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Prostitution has been described as the world’s oldest profession. One of the first forms of prostitution is sacred prostitution where each woman had to reach the sanctuary of Aphrodite and have sex with a foreigner as a sign of hospitality for a symbolic price. In India, it was practiced extensively, so much so that Kautilya mentions it in his master piece ‘Arthashastra’ written around the 4th and 3rd century BC.
In South Asia, a tawaif was a courtesan who catered to noble men, especially during the Mughal Period. The tawaifs would sing, dance, recite poetry and entertain their suitors at mehfils. Their main purpose was to entertain their guests and sex was not always a part of the contract. High-class or the most popular tawaifs could often pick and choose between the best of their suitors. They contributed to music, dance, theatre, film, and the Urdu literary tradition.
Today the world’s oldest profession remains sketchily legal in India. Prostitution is legal under certain conditions but, a number of related activities including soliciting in a public place, kerb crawling, owning or managing a brothel, pimping and pandering are crimes. The current law allows prostitution to thrive but attempts to hide it from public.
The primary law dealing with the status of sex workers is the 1956 law referred to as The Immoral Traffic (Suppression) Act (SITA). According to this law, sex workers can practice their trade privately but cannot legally solicit customers in public. As long as it is done individually, voluntarily, sex workers can use their bodies’ attributes in exchange for material benefit. The Indian Penal Code (IPC) which predates the SITA is often used to charge sex workers with vague crimes such as “public indecency” or being a “public nuisance” without explicitly defining what these consist of. Recently the old law has been amended as The Immoral Traffic (Prevention) Act or PITA.
Currently, prostitution is not regulated. Soliciting sex is an offence though practising it ‘in private’ isn’t. And more often than not, clients are criminalised and prosecuted. Organised prostitution isn’t allowed either. Also, Indian law doesn’t recognise male prostitution. Unlike the case with other professions, sex workers are not protected under labour laws thus, making it uncontrolled, unregulated and very unsafe. And this is not counting the huge amounts of human rights violations and human trafficking that is a part of this illegal state of happenings.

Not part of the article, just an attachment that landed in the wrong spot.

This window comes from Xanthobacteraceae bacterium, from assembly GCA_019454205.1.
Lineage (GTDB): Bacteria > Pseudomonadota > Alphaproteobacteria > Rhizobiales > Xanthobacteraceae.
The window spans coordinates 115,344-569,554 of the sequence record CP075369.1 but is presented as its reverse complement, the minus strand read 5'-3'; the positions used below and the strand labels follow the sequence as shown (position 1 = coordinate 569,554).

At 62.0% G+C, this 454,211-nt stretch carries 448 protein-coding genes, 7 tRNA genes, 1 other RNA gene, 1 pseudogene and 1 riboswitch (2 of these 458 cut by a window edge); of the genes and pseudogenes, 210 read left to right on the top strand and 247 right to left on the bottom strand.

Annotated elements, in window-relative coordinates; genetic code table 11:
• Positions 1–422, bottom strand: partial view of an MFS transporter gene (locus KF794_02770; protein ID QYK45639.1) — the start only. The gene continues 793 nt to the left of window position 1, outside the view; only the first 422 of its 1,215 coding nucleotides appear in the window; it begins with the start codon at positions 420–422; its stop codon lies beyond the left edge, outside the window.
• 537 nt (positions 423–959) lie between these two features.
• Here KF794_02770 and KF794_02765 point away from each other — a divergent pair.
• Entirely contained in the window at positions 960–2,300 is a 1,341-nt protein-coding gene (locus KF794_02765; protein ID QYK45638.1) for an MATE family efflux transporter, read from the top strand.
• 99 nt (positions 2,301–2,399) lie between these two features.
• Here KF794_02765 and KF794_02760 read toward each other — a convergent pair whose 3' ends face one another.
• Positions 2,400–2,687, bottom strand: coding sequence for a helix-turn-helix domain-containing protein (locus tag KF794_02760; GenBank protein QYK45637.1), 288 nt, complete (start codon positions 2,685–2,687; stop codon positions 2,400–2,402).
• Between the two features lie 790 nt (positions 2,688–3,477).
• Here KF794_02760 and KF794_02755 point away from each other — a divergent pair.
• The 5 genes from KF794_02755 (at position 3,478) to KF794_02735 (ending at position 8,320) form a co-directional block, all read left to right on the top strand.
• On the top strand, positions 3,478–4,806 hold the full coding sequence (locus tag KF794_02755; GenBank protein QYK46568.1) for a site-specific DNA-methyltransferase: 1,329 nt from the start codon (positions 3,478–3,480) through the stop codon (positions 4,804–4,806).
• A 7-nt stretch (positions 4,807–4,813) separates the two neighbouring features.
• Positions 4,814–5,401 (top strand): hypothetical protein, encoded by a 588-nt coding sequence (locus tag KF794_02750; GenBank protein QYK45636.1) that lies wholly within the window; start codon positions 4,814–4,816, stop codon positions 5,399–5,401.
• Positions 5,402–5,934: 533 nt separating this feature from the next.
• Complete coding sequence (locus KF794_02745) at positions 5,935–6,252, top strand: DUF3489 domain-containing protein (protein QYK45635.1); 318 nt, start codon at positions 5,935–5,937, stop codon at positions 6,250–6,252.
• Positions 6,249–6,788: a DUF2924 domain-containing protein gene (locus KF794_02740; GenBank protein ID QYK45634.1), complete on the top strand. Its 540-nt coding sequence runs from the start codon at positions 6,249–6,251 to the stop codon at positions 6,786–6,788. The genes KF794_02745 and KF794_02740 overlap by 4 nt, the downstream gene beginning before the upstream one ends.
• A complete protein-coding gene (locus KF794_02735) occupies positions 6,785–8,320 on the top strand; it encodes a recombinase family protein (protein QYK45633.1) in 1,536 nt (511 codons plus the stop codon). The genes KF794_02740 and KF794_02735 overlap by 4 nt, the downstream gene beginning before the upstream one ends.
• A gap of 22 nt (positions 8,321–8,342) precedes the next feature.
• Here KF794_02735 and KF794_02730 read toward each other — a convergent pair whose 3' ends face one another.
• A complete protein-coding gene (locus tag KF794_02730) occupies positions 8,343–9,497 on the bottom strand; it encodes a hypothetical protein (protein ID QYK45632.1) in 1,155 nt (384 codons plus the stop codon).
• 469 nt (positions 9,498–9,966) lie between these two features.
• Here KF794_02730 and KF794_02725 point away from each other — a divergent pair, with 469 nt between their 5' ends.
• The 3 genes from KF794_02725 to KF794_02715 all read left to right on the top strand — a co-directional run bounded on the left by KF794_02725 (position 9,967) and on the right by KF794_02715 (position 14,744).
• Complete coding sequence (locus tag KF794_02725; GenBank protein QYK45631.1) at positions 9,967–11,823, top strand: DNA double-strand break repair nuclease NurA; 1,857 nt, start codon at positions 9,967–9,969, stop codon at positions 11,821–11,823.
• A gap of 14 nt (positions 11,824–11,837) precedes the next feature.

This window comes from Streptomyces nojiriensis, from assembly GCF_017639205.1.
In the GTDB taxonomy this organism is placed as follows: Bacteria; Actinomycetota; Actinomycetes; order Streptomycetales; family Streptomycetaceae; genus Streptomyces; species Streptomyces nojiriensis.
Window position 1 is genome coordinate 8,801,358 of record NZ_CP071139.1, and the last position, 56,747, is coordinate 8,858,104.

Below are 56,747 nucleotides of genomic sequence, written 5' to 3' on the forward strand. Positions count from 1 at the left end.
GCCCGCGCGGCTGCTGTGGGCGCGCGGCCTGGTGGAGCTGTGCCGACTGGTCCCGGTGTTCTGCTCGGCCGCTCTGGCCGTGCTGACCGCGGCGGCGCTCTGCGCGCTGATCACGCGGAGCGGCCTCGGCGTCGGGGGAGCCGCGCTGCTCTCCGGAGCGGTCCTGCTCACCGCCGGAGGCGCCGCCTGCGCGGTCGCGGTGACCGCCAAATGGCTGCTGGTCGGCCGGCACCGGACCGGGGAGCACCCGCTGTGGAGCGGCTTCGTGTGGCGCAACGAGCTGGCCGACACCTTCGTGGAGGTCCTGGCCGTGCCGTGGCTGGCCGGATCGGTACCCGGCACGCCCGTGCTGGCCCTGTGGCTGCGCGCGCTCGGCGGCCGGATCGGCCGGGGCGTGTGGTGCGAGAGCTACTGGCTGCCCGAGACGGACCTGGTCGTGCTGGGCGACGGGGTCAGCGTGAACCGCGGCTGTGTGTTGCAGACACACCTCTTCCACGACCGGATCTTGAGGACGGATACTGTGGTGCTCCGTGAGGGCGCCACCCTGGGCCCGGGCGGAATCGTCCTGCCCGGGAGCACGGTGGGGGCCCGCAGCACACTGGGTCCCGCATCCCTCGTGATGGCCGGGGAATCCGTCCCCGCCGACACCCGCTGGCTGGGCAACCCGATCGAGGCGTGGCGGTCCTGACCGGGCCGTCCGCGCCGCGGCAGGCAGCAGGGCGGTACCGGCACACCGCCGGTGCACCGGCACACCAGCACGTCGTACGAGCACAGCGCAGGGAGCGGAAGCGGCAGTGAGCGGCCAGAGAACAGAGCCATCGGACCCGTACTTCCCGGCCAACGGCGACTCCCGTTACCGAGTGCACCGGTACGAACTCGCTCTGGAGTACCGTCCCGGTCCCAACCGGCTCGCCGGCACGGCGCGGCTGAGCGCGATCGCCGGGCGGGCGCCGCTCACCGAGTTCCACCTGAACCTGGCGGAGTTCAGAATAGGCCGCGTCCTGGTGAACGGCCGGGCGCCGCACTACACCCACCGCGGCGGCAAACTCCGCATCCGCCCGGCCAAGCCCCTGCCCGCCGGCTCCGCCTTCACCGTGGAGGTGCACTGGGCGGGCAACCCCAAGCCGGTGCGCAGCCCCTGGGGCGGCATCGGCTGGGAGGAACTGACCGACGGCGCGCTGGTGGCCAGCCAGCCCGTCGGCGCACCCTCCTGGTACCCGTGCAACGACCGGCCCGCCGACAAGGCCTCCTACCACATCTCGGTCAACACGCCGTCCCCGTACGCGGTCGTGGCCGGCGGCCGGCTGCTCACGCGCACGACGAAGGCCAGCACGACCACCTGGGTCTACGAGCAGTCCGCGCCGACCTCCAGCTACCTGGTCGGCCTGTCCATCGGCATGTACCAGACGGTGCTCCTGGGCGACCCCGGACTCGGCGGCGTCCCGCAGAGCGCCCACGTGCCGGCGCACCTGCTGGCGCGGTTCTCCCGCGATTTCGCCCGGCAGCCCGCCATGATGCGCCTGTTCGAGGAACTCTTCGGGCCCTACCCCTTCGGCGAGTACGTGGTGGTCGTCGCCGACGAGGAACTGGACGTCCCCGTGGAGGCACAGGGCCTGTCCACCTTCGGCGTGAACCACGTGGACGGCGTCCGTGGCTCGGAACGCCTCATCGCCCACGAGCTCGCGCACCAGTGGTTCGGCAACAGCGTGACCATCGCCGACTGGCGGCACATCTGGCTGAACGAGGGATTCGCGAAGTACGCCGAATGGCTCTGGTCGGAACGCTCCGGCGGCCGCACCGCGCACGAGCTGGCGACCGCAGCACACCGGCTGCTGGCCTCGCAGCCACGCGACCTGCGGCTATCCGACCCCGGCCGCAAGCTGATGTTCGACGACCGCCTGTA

Prohibiting prostitution isn’t going to stop it from existing. Until and unless it is completely eradicated, which by and large is a very far stretched idea considering its existence and practice since ancient times, proper legalisation and regulation of prostitution will not only benefit sex workers but also the society as a whole.
Most of the girls in various brothels come in through human trafficking. A firm, liable to the higher authorities, must be established, where every sex worker would undergo an interview with which her views, ideas, choice would be taken into consideration and only then can she she work in such an environment. If found forced, then the dealer who brought her could land up in jail. Secondly, regular and surprise inspection must take place. During such inspections, if revealed during conversations with sex workers that appropriate money is not being given then the brothel could be shut down and the license cancelled. Thirdly, as they also constitute under the domain of ‘ workers’ so they must be protected under labour laws, given aadhar cards, various rights under the law, voter identity card, etc. Fourth, they shouldn’t be denied the basic human rights conferred by the constitution and various central govt schemes.
If prostitution is ‘properly’ legalised, it will help control illegal human trafficking, help fight HIV/AIDS and other STDs which are rampant in India. It will ensure better living conditions for sex workers as well as their children. Most importantly, it will give sex workers protection under labour laws. At present, they don’t have any rights and as such are forced to lead miserable lives. If the law recognised it as any other profession, violent clients could be taken to court which at present, is not possible. Brothels could be issued proper licenses and therefore regulated. Other positive points are revenue generation, choice of profession, less trafficking, better health conditions due to awareness, acceptance to achieve equality in the society, optimum satisfaction level of living in a country, employment, more of external finance to overcome the deficit, security, tax revenue and many more! Legalising prostitution will regulate the trade and help in curbing down the way HIV spreads in our country. It will officially recognise those practising it and entail them to basic human rights which they are denied till now.